When I started writing my first book Weighting for Mr. Right, I never set out to write a series. One of my goals was nothing more than to fulfill my dream of being an actual published (fiction) writer.
I wanted to walk into Barnes and Noble, pick up my book off the shelf, hold it up, and scream, “Yeah! I wrote this!” and have people applaud. (Or the manager would call the police and I’d be escorted out of the store.)
When I started to receive reviews and comments from other writers about how they stepped up and began to take better care of themselves, I realized I wrote something that helped people make a change.
Whoa! I just wanted to write a nice book with a hot hero and a heroine who figures out she’s more than the numbers on the scale. What I found out was my words meant something to those who read them. That they could potentially cause change in someone’s life and it gave me pause, because I’d read a book that changed my life for the better.
What book? A Knight in Shining Armor by Jude Devereux. When I picked up that book for the first time in 1990, I really needed it. I sat in the middle of a horrible relationship and I’d hit rock bottom in my faith in humanity. He’d all but crushed my dreams, my hopes in the world, and I felt alone and isolated with him being the only life raft in sight.
But that book…Despite working working up to seventeen hours a day waiting tables, I sat up late for three nights to read this book. The character Douglas spoke to me. She was in the middle of her own personal hell and had no idea how to get out. Of course, it did help that she had a hot knight (think Hugh Jackman) to give her some motivating commentary so she would believe that she deserved better. In the end, Douglas rescues herself, something I knew I had to do.
I needed to read that. See that it was possible to start over and give myself permission to admit I’d screwed up. That book helped me realize I was far stronger than I’d given myself credit for, that I shortchanged myself in the relationship department and I deserved far better. That I was better off alone than with someone who crushed my spirit, my soul, my dreams.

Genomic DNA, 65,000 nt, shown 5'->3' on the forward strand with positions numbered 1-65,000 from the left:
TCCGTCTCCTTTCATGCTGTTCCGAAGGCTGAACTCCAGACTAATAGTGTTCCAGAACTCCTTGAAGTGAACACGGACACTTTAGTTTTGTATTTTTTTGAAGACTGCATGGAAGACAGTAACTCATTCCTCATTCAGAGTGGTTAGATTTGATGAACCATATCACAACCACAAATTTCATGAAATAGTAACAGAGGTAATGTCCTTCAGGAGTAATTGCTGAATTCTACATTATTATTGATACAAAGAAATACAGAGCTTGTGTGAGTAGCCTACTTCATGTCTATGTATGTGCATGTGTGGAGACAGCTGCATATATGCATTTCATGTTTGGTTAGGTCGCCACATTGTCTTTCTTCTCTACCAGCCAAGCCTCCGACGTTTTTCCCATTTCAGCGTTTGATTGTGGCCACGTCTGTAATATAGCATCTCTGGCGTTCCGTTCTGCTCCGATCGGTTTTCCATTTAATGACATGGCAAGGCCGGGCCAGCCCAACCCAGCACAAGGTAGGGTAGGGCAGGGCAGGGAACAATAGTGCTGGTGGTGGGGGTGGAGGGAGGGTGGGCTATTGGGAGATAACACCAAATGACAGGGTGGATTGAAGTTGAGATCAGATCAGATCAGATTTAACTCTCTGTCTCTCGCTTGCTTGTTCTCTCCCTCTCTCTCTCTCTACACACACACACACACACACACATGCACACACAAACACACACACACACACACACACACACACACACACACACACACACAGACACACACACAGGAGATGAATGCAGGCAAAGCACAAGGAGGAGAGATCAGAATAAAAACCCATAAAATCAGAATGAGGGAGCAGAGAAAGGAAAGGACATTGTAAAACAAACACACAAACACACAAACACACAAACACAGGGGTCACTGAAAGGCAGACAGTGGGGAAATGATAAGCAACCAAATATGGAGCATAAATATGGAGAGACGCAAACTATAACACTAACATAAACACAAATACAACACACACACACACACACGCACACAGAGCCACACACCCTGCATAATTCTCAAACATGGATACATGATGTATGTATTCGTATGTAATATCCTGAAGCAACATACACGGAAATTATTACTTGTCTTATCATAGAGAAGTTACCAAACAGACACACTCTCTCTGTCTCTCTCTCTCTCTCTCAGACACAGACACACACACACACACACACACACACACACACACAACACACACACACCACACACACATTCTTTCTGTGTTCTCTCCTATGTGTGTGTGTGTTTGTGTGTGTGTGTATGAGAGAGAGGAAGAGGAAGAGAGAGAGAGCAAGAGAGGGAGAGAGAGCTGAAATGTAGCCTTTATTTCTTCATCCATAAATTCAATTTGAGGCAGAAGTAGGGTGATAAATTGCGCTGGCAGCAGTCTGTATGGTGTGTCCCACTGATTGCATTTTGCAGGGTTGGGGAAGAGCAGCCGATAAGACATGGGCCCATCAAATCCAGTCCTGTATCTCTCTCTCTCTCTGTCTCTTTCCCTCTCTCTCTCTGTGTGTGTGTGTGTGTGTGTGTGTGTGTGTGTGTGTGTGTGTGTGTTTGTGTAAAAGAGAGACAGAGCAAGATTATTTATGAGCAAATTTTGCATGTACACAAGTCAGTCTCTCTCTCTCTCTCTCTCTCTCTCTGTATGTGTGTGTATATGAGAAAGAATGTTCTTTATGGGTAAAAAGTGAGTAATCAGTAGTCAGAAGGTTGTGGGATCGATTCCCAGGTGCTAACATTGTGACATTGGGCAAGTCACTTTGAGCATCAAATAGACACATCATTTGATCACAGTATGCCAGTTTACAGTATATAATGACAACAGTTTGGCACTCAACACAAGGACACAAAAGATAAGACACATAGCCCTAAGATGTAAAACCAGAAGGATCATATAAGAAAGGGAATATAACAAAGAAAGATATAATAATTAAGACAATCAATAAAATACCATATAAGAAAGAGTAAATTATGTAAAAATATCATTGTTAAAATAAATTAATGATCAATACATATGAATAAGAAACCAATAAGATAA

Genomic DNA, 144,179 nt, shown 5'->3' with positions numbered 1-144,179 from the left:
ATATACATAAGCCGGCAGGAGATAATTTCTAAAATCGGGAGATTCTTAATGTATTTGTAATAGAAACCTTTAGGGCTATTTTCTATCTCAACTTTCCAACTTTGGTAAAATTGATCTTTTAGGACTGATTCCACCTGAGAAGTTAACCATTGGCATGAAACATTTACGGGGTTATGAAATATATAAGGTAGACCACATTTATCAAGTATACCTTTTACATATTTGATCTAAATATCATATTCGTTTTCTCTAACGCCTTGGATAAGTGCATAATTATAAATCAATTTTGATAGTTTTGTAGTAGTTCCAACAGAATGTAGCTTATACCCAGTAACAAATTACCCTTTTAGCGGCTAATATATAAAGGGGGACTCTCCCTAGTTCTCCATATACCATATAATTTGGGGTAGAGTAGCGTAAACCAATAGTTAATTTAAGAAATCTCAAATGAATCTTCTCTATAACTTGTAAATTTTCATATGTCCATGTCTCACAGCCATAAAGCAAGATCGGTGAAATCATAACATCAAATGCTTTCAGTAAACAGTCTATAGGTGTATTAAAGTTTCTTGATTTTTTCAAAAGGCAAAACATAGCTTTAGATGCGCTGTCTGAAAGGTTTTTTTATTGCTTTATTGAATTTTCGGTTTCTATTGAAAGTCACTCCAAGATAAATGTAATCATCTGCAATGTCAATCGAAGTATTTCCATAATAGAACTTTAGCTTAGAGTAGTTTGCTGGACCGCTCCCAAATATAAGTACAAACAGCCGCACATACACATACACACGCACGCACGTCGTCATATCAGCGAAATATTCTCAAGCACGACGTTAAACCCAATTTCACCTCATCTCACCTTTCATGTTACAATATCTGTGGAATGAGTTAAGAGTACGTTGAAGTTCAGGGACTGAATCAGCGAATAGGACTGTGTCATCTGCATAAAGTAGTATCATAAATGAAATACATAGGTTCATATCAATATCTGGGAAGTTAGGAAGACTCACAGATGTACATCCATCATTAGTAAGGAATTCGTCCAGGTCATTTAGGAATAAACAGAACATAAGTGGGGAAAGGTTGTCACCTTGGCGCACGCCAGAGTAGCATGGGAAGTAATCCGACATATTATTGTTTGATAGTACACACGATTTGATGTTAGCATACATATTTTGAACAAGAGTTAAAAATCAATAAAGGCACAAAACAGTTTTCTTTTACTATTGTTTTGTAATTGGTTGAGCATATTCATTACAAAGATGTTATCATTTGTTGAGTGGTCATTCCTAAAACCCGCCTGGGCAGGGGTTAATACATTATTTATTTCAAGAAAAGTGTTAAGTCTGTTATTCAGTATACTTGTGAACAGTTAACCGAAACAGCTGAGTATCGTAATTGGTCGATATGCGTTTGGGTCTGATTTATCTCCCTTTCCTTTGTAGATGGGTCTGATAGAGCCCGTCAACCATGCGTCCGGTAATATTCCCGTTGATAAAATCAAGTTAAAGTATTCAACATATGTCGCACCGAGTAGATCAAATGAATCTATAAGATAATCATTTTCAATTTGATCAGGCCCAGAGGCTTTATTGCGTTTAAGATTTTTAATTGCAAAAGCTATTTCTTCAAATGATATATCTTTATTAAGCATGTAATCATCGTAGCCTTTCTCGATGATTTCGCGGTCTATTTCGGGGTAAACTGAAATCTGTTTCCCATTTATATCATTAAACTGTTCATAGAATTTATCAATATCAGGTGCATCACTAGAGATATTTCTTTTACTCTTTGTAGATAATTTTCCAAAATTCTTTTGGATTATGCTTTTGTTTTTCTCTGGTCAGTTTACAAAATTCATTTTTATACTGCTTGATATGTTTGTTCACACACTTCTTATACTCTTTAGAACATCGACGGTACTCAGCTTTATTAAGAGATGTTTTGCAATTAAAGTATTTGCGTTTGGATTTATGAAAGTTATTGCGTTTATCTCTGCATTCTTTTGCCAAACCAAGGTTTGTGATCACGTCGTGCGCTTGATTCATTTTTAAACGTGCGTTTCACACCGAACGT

Within weeks, I moved out and started the long road to regaining my life, my finances, and my self-worth.
Fast forward ten years from then. I’m debt free, married to my own knight (not Hugh Jackman, but Hugh pales to my husband), earned two degrees and started writing health and fitness articles for multiple publications and websites.
Now, it was time to start my own story, but I wanted to make sure whatever I wrote I did it right. Writing interviews and advice for strangers wasn’t anything new, but it seemed different when creating it within a fiction story, especially a romance.
Romances are about hope, discovery, passion, and happily ever afters, and sometimes none of these are with the hero (or heroine) paired with anyone. The stories can be simply about the journey the protagonist takes to get from their lowest point to their goals in life. I didn’t want to write something lightly, approach it as “it’s just a romance novel.” I wanted to write something that mattered, that I cared about.
If you’ve never read Weighting for Mr. Right, let me just say, my friends and family think it’s fabulous as well as a few reviewers (to which I’m very grateful for taking the time to write such).